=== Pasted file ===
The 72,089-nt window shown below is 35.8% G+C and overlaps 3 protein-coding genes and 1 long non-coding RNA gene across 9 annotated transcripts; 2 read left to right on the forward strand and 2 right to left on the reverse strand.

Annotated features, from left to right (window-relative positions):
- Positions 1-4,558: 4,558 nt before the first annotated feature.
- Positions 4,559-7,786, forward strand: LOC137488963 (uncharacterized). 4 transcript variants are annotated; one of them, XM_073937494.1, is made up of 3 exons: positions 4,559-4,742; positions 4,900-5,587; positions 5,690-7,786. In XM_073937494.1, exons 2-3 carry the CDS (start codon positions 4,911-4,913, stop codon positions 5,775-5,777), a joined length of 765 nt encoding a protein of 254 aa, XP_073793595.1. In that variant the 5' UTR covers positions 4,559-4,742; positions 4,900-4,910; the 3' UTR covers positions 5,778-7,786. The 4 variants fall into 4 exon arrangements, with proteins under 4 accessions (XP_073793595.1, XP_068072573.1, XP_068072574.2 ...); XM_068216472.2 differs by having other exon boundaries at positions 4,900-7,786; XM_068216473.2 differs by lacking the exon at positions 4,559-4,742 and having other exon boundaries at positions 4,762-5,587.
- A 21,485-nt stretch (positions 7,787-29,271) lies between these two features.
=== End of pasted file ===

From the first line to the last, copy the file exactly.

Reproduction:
The 72,089-nt window shown below is 35.8% G+C and overlaps 3 protein-coding genes and 1 long non-coding RNA gene across 9 annotated transcripts; 2 read left to right on the forward strand and 2 right to left on the reverse strand.

Annotated features, from left to right (window-relative positions):
- Positions 1-4,558: 4,558 nt before the first annotated feature.
- Positions 4,559-7,786, forward strand: LOC137488963 (uncharacterized). 4 transcript variants are annotated; one of them, XM_073937494.1, is made up of 3 exons: positions 4,559-4,742; positions 4,900-5,587; positions 5,690-7,786. In XM_073937494.1, exons 2-3 carry the CDS (start codon positions 4,911-4,913, stop codon positions 5,775-5,777), a joined length of 765 nt encoding a protein of 254 aa, XP_073793595.1. In that variant the 5' UTR covers positions 4,559-4,742; positions 4,900-4,910; the 3' UTR covers positions 5,778-7,786. The 4 variants fall into 4 exon arrangements, with proteins under 4 accessions (XP_073793595.1, XP_068072573.1, XP_068072574.2 ...); XM_068216472.2 differs by having other exon boundaries at positions 4,900-7,786; XM_068216473.2 differs by lacking the exon at positions 4,559-4,742 and having other exon boundaries at positions 4,762-5,587.
- A 21,485-nt stretch (positions 7,787-29,271) lies between these two features.